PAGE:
Data of 40 patients were included in the data analysis, providing 7200 ten-second epochs. The ranges of IBP were 74 to 185 mm Hg for systolic pressure, 34 to 105 mm Hg for diastolic pressure, and 50 to 133 mm Hg for MAP; the corresponding ranges of CBP were 66 to 184 mm Hg for systolic pressure, 41 to 108 mm Hg for diastolic pressure, and 52 to 128 mm Hg for MAP. Figure 1 shows scatter plots for systolic, diastolic, and MAP values, including lines of identity. The scatter plots show that CBP measured with the CNAP device reflects IBP over a wide range of pressures. Table 2 lists the averages of IBP pressures, CBP pressures, and CBP–IBP differences, their limits of agreement, PEs, and correlation coefficients, as well as within-subject variability and within-subject precision.
Figure 2 shows Bland-Altman plots plus overall limits of agreement for systolic pressure, diastolic pressure, and MAP. Regression analysis of systolic pressure, diastolic pressure, and MAP revealed no significant relation between CBP–IBP differences and their average (CBP + IBP)/2 values, indicating that the differences between CBP and IBP are similar over the complete range of pressure values.
As can be seen in Figure 2, most patients remained hemodynamically stable during intensive care. This is further quantified in Table 2 by the small within-subject variability. In most patients, CBP tended to show a small bias toward IBP, but this subject-specific bias seemed to remain near-constant throughout measurement. Moreover, CBP–IBP differences did not depend on BP magnitude, which indicates that CBP is comparable with IBP over the complete range of blood pressures. Within-subject precision is best for MAPs, followed by diastolic and then systolic pressures.
The results of trending analysis for MAP are shown in Figures 3 to 5. Figure 3 shows the 4-quadrant trending plots of the data based on 1- and 3-minute intervals where the exclusion zones of 5% and 10% are indicated by blue squares of different shades (see figure caption for details). Figure 4 shows the polar plots of the trending data based on 1- and 3-minute intervals, whereas Figure 5 shows the half-circle polar plots of the same polar data converted to positive directional changes (see figure captions for more details). All trending analysis results are summarized in Table 3.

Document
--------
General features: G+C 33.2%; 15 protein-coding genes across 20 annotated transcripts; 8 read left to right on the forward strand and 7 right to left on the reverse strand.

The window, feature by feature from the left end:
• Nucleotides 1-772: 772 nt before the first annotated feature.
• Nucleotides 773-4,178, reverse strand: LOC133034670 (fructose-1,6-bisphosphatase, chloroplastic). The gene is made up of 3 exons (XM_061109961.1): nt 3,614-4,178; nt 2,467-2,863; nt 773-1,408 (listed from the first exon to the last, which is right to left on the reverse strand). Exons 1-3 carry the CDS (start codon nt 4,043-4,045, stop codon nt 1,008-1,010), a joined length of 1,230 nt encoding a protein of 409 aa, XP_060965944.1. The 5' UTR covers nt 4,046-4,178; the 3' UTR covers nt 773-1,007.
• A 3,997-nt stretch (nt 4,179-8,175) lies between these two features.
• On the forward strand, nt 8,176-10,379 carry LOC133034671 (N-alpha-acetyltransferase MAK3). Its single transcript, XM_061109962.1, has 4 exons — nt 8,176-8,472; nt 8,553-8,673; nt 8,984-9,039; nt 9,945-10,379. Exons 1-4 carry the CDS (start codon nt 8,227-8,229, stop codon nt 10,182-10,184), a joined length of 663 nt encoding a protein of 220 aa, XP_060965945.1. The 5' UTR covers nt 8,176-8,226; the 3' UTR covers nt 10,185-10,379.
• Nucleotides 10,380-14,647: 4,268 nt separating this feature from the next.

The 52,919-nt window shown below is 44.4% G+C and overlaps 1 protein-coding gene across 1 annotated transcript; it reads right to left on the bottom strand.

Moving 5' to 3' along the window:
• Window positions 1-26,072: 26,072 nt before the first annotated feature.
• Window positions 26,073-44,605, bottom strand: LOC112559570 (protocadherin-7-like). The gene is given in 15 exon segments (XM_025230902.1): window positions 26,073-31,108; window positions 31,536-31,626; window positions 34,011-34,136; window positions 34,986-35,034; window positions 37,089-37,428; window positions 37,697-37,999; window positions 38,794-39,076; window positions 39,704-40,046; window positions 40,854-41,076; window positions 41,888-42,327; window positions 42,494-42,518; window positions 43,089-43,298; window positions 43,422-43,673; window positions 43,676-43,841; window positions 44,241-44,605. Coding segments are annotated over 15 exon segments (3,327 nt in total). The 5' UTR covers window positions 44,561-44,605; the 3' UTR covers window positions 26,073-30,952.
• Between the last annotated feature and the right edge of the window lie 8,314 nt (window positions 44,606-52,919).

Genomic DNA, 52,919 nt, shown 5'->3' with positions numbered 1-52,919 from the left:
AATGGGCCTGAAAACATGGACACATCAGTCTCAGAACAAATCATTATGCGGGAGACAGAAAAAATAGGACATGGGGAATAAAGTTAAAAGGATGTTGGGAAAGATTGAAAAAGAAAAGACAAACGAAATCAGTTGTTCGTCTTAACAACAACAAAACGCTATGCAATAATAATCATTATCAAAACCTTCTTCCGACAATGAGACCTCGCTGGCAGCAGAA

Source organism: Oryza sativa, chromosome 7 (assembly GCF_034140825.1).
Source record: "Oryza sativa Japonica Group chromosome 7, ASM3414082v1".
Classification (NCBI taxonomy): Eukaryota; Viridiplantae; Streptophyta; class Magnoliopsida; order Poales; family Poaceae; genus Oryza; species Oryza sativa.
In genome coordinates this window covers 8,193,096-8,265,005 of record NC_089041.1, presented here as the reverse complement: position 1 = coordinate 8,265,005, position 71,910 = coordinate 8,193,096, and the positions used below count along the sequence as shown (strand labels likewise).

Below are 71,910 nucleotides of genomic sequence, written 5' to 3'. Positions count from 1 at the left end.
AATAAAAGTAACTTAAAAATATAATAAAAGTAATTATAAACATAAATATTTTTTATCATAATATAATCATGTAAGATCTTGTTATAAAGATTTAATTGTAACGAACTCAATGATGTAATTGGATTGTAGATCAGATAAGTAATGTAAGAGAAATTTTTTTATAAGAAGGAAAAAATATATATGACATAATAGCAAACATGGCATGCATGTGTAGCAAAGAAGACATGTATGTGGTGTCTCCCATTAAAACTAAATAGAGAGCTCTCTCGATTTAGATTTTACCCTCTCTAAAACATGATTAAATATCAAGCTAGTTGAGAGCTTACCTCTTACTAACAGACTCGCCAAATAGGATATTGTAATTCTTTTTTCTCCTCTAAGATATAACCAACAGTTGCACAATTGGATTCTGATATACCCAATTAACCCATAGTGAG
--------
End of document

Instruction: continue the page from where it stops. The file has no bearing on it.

This study evaluates the CNAP device in unselected critically ill patients in a medical ICU. The main finding of this study is that the CNAP device could provide blood pressure estimates comparable with IBP measured in 91.5% (43 of 47 patients) of unselected ICU patients under routine clinical conditions. For MAP, accuracy ± precision met the AAMI criteria (4.6 ± 6.7 mm Hg, limits of agreement −8.7 to 17.8 mm Hg), as well as the interchangeability criterion of PE (6.77%; 95% CI, 6.57%–6.97%). The trending analysis of MAP over 1- and 3-minute intervals (levels of concordance [exclusion zone of 10%] >90%, polar concordance rates >95%, angular bias <5°, radial limits of agreement <±30°; see Table 3 for details) all suggest good trending capabilities of CNAP according to the criteria defined by Critchley et al.33 Also notable are the generally narrow CIs (see Tables 2 and 3).
The complex population of critically ill patients found at a medical ICU has been a big challenge for other NIBP monitors, so far showing mainly unfavorable results. In the study by Stover et al.,34 10 critically ill patients were monitored by using Nexfin® (BMEYE, Amsterdam, The Netherlands), which is also based on finger cuff measurements: the bias of MAP toward invasive measurements was −2 ± 8 mm Hg (no values for systolic or diastolic pressures were given), and the authors concluded that the noninvasive technique cannot properly replace an invasive system. Nowak et al.35 investigated 40 critically ill patients in their emergency department comparing the Nexfin blood pressure measurements with intermittent oscillometric NIBP measurements. They found a bias of 0.87 ± 23.34 mm Hg for systolic pressures, −1.24 ± 15.25 mm Hg for diastolic pressures, and −2.05 ± 15.89 mm Hg for MAPs, thus missing AAMI requirements in all 3 cases. A recent study by Hohn et al.36 on 25 critically ill patients evaluating the Nexfin toward invasive femoral and radial measurements showed a bias of 6 ± 12 mm Hg for MAPs and −9 ± 25 mm Hg for systolic pressures (values for diastolic pressures not given), thus missing the AAMI requirements in both cases. In the study by Ameloot et al.,37 Nexfin was validated toward invasive femoral measurements in 45 critically ill adult patients at five 2-hour intervals: they found a bias of 8.3 ± 13.8 mm Hg, −9.4 ± 6.9 mm Hg, and −1.8 ± 5.1 mm Hg for systolic, diastolic, and MAP, respectively. Trending analysis over the intervals revealed a level of concordance of 85.5% (exclusion zone of 15%) and a polar concordance rate of 96.7% within the 10% lines.
Our results conform to the basic AAMI requirements for MAPs (4.6 ± 6.7 mm Hg). For diastolic pressures, the AAMI requirements are missed in terms of bias (7.0 mm Hg) but not in terms of SD (±5.7 mm Hg), indicating that a systematic offset exists between CNAP and IBP for diastolic pressures, which might be because of the calibration toward brachial pressure. For systolic pressures, the AAMI requirements are met in terms of bias (−3.2 mm Hg) but not in terms of SD (±10.1 mm Hg). As for other NIBP monitors, estimates of systolic pressure seem the hardest to achieve with sufficient precision. However, the results by Lehman et al.11 suggest that MAP (rather than systolic or diastolic pressure) should be the preferred metric in the ICU to guide therapy.